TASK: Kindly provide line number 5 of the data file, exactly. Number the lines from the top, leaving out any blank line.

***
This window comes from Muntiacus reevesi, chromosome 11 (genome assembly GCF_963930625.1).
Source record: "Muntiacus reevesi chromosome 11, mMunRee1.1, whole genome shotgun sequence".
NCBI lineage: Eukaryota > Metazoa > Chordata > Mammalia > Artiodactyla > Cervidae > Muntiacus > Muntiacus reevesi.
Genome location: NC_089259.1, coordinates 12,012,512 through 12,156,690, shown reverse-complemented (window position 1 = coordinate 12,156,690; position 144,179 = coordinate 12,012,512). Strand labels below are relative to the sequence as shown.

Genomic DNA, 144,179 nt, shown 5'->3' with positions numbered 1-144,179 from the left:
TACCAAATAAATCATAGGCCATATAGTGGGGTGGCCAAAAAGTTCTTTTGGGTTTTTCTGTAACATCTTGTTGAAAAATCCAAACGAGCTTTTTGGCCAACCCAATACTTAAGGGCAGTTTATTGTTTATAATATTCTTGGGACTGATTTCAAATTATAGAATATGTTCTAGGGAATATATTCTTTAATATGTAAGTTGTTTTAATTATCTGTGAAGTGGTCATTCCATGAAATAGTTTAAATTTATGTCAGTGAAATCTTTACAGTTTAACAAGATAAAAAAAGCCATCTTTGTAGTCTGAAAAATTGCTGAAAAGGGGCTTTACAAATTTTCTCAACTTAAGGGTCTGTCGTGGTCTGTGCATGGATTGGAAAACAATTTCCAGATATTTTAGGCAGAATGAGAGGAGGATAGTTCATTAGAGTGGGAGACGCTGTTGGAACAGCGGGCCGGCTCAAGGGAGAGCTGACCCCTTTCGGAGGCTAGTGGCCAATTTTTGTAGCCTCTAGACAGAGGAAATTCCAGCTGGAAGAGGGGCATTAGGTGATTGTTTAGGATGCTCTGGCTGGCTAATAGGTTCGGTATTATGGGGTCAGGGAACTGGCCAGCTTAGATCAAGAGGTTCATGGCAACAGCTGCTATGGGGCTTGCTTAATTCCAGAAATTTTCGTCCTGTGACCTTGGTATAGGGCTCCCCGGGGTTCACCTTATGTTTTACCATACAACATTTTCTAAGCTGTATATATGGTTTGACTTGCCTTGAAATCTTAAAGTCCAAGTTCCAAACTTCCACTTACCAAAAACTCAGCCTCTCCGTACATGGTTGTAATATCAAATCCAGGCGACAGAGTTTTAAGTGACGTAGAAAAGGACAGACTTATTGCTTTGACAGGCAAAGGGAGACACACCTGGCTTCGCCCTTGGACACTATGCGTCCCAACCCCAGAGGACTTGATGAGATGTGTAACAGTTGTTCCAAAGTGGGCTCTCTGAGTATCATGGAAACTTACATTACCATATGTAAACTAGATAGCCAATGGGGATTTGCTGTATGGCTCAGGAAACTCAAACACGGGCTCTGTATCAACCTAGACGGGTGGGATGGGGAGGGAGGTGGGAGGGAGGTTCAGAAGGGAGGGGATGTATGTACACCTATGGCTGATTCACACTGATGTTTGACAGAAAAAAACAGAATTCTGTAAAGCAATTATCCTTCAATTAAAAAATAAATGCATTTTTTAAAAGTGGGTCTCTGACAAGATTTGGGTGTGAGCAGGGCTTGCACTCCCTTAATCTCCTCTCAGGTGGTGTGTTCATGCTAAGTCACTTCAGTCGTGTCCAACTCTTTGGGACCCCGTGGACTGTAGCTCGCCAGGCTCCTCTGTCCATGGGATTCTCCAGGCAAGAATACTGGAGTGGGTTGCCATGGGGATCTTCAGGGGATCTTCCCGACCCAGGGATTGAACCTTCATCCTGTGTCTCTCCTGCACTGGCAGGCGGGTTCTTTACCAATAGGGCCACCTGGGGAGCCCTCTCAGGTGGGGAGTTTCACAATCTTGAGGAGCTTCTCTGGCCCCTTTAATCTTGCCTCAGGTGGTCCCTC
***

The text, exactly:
Genomic DNA, 144,179 nt, shown 5'->3' with positions numbered 1-144,179 from the left: